"…beautiful and inspiring…" Heidi McElven

"…it’s great to see a positive energy towards the Arab world in general and the Arab woman in particular..."

"…spectacular exhibition! Details well the regional and historical diversity in costume. A wonderfully rich tradition that has been reflected well in this exhibition…" Nikolai Haddad

"…the exhibition is wonderful…it is great to also be shown the spectacular visual anthropology of such misunderstood cultures…" Angela Kelly

"…quite exquisite - a fabulous collection, beautifully displayed…" E Seott

‘…many thanks for a fabulously interesting exhibition. Terrific to see such a rich culture of embroidery, previously not even guessed at…" K Kaeutspelek

‘…a lot of information in a small space. Beautifully presented and a delight to behold in a public space…" Laurie Paine

"…wonderful to see Islamic women’s dress recognized and appreciated. Good to see some

Installation image of Secret Splendours in 2002 in Melbourne showing Egyptian costumes (Peter Casamento)

unbiased facts written and that these cultures are genuinely admired. Very happy to see this…"

"…beautiful. Absolutely beautiful. History would be made just in the process of making garments like these…"

"…wonderful interesting display…a great atmosphere has been created as well as educating…"

"…another triumphant Allenby exhibition…" Christine Asmar, AMESA

"…this is a splendid way of showing the cultures of the Middle East…and excellent way to show the public that this is culture not religion…"

"…magnificent collection and beautifully displayed. What a wealth of variety is hidden…exhibitions like this do help to dispel the stereotyped view of the Arab woman…" Juliette Bentley

"…beautiful, fascinating, bewildering…" Miles Lee

"…an exquisite collection and an added bonus of curatorial input. All items are beautifully displayed with just the right amount of information to take in. Thank you". Dee Court

",,,it’s wonderful to see this side of the Arab world in a more cultural, positive sense…the insight is wonderful…"

"…this is a truly great exhibition …"

Installation image of Secret Splendours in 2002 in Melbourne showing Yemeni costumes (Peter Casamento)

"…a really worthwhile exhibition, exquisite to behold…"

"…this gives insight into another culture [into the] mysterious Orient. It helps demystify the region by exposing it’s culture, artwork and history. We need more of these exhibitions to help us understand and therefore deal better with this part of the globe…" Rami Meo

‘…inspiring and enriching…"

‘..excellent exhibition. Please continue this project on unknown treasures…" N Ken

"…an absolutely stunning exhibition full of information…" Ann Baker

"…a wonderful display with most informative information panels…" Sandy Wather

"…a truly beautiful exhibition and evocative of the wondrous lands and cultures which are so inadequately understood in our immediate world. Greatly admired and appreciated…" Marie Shehadie

Symbolic defiance: Palestinian costume and embroidery since 1948.


Symbolic defiance: Palestinian costume and embroidery since 1948 travelling exhibition installation, showing intifada dresses designed by the ANAT Workshop, Yarmouk Refugee Camp, Syria, displayed at the First World Congress of Middle Eastern Studies, Mainz, Germany, 2002 (courtesy: Jeni Allenby)

Symbolic defiance: Palestinian costume and embroidery since 1948 was curated in 2001, and was most recently displayed at the First World Congress of Middle Eastern Studies in Mainz, Germany.

Symbolic defiance reconstructs the last half century of Palestinian cultural history, bringing to life the almost complete loss of that heritage after the events of 1948, and documenting the extraordinary revival of Palestinian costume and embroidery that occurred in the late 1980s.  The exhibition examines the establishment of Palestinian refugee camp embroidery projects and the effect of this upon embroidery's traditional role in Palestinian society.  It also documents the development of Palestinian village life, including traditional dress and embroidery, as a nationalist symbol, and explores how women’s traditional costume became one of the dominant representations of Palestinian cultural identity.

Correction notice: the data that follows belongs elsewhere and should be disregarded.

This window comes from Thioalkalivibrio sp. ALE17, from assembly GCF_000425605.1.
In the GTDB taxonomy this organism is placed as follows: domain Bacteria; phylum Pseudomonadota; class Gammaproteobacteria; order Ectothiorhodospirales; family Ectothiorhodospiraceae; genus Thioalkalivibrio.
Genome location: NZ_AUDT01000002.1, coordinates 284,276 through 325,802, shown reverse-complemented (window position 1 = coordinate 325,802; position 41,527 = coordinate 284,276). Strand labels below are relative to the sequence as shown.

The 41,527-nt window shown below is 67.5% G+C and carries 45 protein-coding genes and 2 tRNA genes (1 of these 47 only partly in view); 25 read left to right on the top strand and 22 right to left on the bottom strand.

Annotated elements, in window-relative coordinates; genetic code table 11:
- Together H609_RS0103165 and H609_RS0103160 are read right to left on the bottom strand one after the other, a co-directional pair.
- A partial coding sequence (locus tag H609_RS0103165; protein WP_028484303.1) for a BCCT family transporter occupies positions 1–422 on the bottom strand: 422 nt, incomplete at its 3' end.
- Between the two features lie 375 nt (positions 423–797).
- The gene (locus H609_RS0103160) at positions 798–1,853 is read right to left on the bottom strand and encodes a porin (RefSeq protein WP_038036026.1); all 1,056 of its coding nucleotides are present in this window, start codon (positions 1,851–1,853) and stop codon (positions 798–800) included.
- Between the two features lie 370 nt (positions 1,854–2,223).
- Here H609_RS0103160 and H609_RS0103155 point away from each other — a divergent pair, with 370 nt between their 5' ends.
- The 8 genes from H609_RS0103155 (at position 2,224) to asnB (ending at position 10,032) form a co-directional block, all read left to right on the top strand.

The exhibition includes material never before displayed, including examples of traditional dress styles from the 1950s, 1960s, 1970s and 1980s, as well as rare intifada dresses and political embroideries, many on loan from Palestinian refugee camp and village embroidery projects in the West Bank, Gaza Strip, Jordan, Syria and Lebanon.

A full colour brochure is under production, with a monograph of the same name forthcoming in late 2004 with Brill Publishers in The Netherlands. Costs and fees will be kept to a minimum to promote maximum venue participation. The exhibition is available from 2004 onwards.

The Archive would like to thank the author of this review, Vicky Mason, for forwarding the following review to us:

Symbolic defiance: Palestinian costume and embroidery since 1948 travelling exhibition installation, showing intifada dresses designed by the ANAT Workshop, Yarmouk Refugee Camp, Syria, displayed at the First World Congress of Middle Eastern Studies, Mainz, Germany, 2002 (courtesy: Jeni Allenby)

"One of the highlights of attending the September 2002 World Congress for Middle Eastern Studies (WOCMES) conference in Mainz, Germany, was attending the outstanding Exhibition of "Symbolic Defiance: Palestinian Costume and Embroidery Since 1948" organised by the Palestine Costume Archive in Canberra, Australia. I felt honoured to have been able to see first-hand such a world-class collection of this priceless nature. In the course of my research I have read much about the key role costume and embroidery have played for Palestinian people, and to see such first-rate and unique examples of this work – such as with the Intifada Flag Dresses - was a truly amazing experience for me. I also have to say that the exhibition was a particular success because of the professionalism of the organiser of the exhibition – Jeni Allenby. In particular her paper "Re-inventing Cultural Heritage: Palestinian Traditional Costume and Embroidery Since 1948" gave a wealth of information enabling the true value of the exhibition to be appreciated. Moreover, I was not the only one who felt this way about the